New York Labs Confirm Aminopterin In Recalled Pet Food
Toxin in Recalled Pet Food
New York State Agriculture Commissioner Patrick Hooker and Cornell University's College of Veterinary Medicine Dean Donald F. Smith announced today that scientists at the New York State Food Laboratory identified Aminopterin as a toxin present in cat food samples from Menu Foods, the manufacturer of the many brands of dog and cat food that are currently the subject of a nationwide recall.
The Food Laboratory received the pet food samples from a toxicologist at the New York State Animal Health Diagnostic Center at Cornell University, where testing has been underway to try to identify the cause of kidney failure in dogs and cats that consumed the recalled brands of pet food. At Cornell's request, the Food Laboratory tested the samples for poisons and toxins, and identified Aminopterin in the pet food samples at a level of at least 40 parts per million.
"We are pleased that the expertise of our New York State Food Laboratory was able to contribute to identifying the agent that caused numerous illnesses and deaths in dogs and cats across the nation," the Commissioner said. "New Yorkers can be assured that we have two of the nation's leading laboratory programs in food safety and animal health working on this problem."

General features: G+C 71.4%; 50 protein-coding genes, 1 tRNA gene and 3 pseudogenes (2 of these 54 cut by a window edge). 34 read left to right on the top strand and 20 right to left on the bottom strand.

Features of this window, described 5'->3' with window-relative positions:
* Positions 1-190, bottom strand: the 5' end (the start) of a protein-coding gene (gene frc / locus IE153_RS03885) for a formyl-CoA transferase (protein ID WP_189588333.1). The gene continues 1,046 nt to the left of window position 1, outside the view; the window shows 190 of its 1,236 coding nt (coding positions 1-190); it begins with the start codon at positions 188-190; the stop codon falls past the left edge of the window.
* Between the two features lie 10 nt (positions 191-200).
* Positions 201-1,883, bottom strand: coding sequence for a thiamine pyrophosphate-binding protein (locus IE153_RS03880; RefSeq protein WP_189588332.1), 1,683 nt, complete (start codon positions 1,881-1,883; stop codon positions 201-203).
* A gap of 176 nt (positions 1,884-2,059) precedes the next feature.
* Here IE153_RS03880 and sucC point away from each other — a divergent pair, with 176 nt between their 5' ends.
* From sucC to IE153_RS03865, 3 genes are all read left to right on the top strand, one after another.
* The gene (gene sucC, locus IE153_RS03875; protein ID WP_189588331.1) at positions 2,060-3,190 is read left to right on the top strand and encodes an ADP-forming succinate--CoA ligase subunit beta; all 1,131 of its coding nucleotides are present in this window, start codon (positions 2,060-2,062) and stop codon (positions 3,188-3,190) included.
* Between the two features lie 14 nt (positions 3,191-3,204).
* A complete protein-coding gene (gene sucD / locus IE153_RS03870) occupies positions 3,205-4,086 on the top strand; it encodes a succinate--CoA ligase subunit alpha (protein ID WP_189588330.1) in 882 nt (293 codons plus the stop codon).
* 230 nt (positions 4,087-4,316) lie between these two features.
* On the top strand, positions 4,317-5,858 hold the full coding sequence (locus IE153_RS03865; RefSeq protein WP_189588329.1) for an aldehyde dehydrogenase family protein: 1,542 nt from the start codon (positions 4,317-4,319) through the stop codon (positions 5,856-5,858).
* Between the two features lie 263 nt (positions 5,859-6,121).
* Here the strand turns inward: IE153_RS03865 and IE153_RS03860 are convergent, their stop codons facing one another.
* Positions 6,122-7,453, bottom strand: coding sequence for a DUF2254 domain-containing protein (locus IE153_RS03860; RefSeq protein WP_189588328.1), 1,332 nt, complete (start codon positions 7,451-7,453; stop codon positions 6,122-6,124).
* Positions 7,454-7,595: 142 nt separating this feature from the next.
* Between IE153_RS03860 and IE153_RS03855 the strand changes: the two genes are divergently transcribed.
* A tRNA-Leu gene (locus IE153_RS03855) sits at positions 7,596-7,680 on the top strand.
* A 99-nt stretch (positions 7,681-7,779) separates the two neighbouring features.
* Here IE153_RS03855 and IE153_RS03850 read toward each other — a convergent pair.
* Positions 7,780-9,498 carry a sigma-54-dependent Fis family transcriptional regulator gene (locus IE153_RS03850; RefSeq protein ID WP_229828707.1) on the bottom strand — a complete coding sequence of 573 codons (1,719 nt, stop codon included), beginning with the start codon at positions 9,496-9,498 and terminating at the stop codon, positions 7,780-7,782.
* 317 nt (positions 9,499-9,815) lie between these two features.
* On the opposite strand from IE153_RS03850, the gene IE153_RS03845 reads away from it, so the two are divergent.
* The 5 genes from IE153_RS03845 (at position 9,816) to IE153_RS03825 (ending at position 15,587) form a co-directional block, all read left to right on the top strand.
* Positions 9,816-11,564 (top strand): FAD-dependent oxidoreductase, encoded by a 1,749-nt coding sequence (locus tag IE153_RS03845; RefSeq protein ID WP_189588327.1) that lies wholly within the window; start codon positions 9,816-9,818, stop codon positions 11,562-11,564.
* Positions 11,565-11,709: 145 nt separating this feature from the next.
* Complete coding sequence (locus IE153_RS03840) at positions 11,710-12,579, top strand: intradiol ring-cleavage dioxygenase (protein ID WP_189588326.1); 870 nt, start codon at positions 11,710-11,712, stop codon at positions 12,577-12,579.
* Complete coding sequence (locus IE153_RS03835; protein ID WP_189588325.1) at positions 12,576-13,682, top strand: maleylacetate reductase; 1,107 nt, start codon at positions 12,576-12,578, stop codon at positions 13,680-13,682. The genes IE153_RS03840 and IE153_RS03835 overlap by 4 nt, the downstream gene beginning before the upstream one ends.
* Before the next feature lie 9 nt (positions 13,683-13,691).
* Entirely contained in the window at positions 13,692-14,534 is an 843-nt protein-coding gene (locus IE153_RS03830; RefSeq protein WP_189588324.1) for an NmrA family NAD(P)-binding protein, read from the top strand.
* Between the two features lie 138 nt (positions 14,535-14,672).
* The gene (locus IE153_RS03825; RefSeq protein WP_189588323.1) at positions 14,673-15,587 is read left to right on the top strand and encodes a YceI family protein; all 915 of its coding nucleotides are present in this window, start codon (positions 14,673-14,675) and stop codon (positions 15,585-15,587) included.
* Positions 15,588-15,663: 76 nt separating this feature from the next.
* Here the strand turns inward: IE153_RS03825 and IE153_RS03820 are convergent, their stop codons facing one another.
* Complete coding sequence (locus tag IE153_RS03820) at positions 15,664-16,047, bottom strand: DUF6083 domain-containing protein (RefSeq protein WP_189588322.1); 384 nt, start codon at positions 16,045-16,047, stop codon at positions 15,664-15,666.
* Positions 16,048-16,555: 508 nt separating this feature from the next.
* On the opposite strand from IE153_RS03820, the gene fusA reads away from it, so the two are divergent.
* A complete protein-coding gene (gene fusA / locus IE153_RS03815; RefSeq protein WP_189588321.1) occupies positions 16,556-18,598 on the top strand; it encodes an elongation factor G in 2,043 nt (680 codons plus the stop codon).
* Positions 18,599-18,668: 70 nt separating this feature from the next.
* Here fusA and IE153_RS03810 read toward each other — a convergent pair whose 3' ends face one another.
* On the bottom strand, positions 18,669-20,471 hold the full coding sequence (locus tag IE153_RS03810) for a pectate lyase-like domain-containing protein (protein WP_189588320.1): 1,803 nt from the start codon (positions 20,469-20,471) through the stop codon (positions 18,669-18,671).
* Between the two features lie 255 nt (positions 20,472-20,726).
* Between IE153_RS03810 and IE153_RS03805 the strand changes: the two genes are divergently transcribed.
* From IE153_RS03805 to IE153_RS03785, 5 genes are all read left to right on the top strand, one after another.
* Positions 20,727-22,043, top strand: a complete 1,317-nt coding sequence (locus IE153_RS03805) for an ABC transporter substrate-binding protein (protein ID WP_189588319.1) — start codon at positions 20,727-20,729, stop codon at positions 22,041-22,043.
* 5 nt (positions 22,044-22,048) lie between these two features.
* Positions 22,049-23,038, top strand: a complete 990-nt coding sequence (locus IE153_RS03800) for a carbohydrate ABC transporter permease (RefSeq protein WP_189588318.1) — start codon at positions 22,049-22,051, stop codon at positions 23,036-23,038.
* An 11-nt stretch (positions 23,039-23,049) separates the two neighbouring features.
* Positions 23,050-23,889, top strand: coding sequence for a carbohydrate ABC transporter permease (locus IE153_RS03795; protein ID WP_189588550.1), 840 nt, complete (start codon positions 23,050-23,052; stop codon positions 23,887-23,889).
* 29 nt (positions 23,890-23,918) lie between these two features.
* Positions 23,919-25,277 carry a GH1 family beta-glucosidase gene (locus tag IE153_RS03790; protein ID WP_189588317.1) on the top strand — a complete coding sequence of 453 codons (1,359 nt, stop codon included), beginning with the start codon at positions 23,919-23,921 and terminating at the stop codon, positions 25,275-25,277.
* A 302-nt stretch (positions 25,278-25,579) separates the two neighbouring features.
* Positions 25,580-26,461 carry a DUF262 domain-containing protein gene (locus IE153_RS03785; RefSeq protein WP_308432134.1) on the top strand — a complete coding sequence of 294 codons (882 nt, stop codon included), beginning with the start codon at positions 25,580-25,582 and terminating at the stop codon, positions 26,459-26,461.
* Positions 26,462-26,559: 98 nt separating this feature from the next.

The Dean of the Cornell College of Veterinary Medicine Donald F. Smith concurred by saying, "The close partnership between the Animal Health Diagnostic Center at Cornell University and the Department of Agriculture and Markets was key to this finding."
Aminopterin, a derivative of folic acid, can cause cancer and birth defects in humans and can cause kidney damage in dogs and cats. Aminopterin is not permitted for use in the United States.
On March 16, 2007, Menu Foods initiated a recall of numerous varieties of dog and cat food that were manufactured at two of its plants in the United States between December 3, 2006 and March 6, 2007. The products are both manufactured and sold under private-label and are contract-manufactured for several national brands. Information on the specific brands of pet food subject to the recall can be found at www.menufoods.com/recall
Since the pet food recall, Department food inspectors have contacted all of the organizations that represent retail food and pet food stores to ensure that the stores were aware of the recall and that the recalled products had been removed from store shelves in New York State.